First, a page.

The experience was encouraging. Maybe I'll be bold enough to ask for a photo of a human again soon. Folks can always say no but they might say yes, and I might meet more interesting Pasadenyites like Ronnie Ray Fields.

Tuesday, August 19, 2008

From Pandemonium to Pasquale

When LizBeth Lucca, artistic director of the Repertory Opera Company, invited me to photograph a dress rehearsal of Donizetti's Don Pasquale, I was glad to go. The Repertory Opera Company is the group I enjoyed so much last April when they performed Music in the Mansion at the Fenyes Mansion of the Pasadena Museum of History.

Last Sunday night was the first dress rehearsal for Don Pasquale, which opens this Thursday at 8PM at the Neighborhood Church of Pasadena (details here). If you've never been to a first dress rehearsal the chaos might shock you. But I felt right at home amid the inevitable wardrobe malfunctions, missed entrances and forgotten lines. After all, the purpose of a dress rehearsal is to iron out the kinks.

The singing, though, was something else altogether. Above, soprano Keiko Clark sings the role of Norina. Thursday night she'll be singing with, among others, Conrad Immel as Don Pasquale. I know from my stage experience that by then the lights will be in place, entrances will be perfectly timed, and the performers will be as comfortable in their parts as Michael Phelps is in the water.

Director Lucca, a trained singer and actor herself, teaches an acting class for opera singers and prides herself on a company with acting chops. Even in rehearsal, the comic moments had me laughing out loud. In the short time I was there, the kinks got smoother and smoother, and the excitement of opening night filled the air like music.

Monday, August 18, 2008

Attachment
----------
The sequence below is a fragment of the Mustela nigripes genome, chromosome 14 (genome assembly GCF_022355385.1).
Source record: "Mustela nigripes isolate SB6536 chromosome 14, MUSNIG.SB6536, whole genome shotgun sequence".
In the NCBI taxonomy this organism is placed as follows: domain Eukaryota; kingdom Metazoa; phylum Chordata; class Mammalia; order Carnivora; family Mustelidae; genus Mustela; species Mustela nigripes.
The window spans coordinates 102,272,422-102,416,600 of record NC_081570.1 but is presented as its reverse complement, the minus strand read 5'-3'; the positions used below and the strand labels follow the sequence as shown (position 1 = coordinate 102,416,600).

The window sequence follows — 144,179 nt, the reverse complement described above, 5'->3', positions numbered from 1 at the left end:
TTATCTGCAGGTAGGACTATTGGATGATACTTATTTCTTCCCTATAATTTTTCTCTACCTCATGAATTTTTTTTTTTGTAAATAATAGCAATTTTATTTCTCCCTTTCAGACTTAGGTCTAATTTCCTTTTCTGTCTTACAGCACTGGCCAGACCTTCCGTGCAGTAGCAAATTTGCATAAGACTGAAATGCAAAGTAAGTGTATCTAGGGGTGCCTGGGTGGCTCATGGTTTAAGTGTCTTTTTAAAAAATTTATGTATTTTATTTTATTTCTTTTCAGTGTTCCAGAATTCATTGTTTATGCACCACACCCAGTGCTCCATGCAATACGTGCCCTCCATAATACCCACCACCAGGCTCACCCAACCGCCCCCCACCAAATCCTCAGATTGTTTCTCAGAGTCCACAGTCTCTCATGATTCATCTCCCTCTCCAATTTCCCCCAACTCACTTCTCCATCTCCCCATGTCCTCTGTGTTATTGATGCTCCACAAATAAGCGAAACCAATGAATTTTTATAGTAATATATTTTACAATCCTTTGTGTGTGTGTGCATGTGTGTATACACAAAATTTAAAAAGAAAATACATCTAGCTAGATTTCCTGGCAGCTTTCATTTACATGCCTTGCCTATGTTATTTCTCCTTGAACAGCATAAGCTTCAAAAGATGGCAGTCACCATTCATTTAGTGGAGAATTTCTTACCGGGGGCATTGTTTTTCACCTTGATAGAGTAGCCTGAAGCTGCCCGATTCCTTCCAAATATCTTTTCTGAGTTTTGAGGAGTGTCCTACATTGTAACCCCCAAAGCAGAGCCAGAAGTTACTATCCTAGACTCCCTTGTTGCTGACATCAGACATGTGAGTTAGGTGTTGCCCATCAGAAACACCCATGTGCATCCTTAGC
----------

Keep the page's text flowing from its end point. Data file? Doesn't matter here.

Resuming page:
Zen Monday: No Parking

Oh go ahead. Try.

Zen Monday is the day you experience the photo then tell me what it's about, rather than me telling you what to experience from viewing it.

Sunday, August 17, 2008

The Climb Begins

Saturdays are busy on the Sam Merrill Trail, but yesterday was the first time I ever saw a troop of U.S. Marine Corps recruits take to the path. The sergeant (front row, center) was amenable when I asked if I could take a photo, but now that I look at it I'm not sure all the recruits wanted their picture taken. However, they were ordered into formation and they posed with their mascot, Banzai. This group is from the Pasadena Substation.

They're at the beginning of a learning process and it's not going to be easy. Already things were tough on the trail. One recruit had trouble keeping up; it was hot, the recruit wasn't in shape and the sergeant had to yell. It was going to be a long hike.

John and I did a short hike, part way up. On the way down we passed a brief altercation between the sergeant and a civilian hiker who thought the sergeant was being too harsh.

Archetypally, it was an argument between protector and protected.

That sparked a discussion between me and John about whether or not the Marines should have been training in public view on the Sam Merrill trail. It's clear we need a military, as unfortunate and medieval as that may be. And the training can be tough, it can get ugly. And although we well-protected, well-to-do, insulated non-military types benefit from it we don't want to be exposed to it, do we?

If you read my blog you know I'm one of those lefties who despise war, but I can tell the difference between the fight and the fighter. The young people I saw on the trail yesterday may end up as supply officers, soldiers, engineers, recruiters... Regardless, they volunteered to serve their country, our country. I don't know what sent them, whether they're escaping something or seeking something. I only know I'm grateful and I hope they find what they need. That recruit who struggled up the hill was struggling with more—with self and with Self. And there are bigger battles to come.

I wish them all safety and success.